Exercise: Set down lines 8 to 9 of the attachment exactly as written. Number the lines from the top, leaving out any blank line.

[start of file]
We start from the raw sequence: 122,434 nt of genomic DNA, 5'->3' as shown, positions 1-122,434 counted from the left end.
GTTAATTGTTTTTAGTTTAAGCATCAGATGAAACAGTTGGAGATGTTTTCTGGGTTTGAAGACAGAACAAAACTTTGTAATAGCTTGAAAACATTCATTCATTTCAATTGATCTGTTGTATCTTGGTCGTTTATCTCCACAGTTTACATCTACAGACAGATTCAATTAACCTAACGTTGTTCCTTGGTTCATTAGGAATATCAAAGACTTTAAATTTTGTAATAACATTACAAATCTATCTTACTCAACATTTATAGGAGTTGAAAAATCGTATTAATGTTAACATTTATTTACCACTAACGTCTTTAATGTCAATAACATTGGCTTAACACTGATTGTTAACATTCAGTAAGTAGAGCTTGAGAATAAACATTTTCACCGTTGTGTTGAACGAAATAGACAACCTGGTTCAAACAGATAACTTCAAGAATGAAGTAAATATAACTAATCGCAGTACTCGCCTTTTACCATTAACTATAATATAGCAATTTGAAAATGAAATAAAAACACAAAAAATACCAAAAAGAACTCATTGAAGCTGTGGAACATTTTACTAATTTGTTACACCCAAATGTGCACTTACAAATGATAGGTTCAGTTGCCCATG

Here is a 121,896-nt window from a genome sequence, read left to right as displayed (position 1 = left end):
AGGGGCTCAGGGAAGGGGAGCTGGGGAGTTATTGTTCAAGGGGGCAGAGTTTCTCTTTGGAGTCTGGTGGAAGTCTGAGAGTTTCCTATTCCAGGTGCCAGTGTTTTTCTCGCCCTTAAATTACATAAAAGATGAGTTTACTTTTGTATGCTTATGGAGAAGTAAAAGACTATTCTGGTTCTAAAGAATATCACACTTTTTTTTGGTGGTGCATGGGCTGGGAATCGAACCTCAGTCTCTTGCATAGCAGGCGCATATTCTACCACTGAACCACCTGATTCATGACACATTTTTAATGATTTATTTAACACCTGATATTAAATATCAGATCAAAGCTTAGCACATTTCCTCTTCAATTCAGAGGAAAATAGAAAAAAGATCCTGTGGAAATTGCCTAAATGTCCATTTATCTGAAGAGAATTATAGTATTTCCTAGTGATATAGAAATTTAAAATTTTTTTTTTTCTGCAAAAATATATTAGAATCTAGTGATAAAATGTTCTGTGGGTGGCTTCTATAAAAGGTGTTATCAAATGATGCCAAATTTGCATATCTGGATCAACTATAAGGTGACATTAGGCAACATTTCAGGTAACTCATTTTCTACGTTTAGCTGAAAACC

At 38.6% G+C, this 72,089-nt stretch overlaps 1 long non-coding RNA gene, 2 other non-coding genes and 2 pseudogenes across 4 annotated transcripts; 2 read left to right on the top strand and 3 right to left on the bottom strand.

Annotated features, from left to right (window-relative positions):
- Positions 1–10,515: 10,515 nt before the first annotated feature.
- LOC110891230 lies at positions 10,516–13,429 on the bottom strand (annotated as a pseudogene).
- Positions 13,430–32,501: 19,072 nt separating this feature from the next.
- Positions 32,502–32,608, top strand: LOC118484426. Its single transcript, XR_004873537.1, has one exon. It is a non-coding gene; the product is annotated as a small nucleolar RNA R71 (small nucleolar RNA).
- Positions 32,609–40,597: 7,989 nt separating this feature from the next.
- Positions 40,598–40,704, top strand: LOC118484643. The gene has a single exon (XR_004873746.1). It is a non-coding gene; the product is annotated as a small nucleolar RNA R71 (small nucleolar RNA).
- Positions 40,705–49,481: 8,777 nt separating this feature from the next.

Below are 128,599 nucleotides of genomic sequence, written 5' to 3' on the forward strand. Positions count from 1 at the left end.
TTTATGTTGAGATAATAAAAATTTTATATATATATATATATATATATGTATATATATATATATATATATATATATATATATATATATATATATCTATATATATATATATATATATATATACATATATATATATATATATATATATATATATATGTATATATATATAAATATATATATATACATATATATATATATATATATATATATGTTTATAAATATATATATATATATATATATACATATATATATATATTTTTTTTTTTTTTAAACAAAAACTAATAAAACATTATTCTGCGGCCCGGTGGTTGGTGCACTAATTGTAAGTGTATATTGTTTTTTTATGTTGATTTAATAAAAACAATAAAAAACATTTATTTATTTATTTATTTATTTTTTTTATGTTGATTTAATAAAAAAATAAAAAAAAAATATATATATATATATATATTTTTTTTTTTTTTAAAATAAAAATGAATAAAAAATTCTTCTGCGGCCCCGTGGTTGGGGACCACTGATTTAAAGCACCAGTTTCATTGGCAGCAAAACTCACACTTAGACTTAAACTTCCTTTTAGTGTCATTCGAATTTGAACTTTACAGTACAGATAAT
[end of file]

- LOC110891230 lies at positions 10,516–13,429 on the bottom strand (annotated as a pseudogene).
- Positions 13,430–32,501: 19,072 nt separating this feature from the next.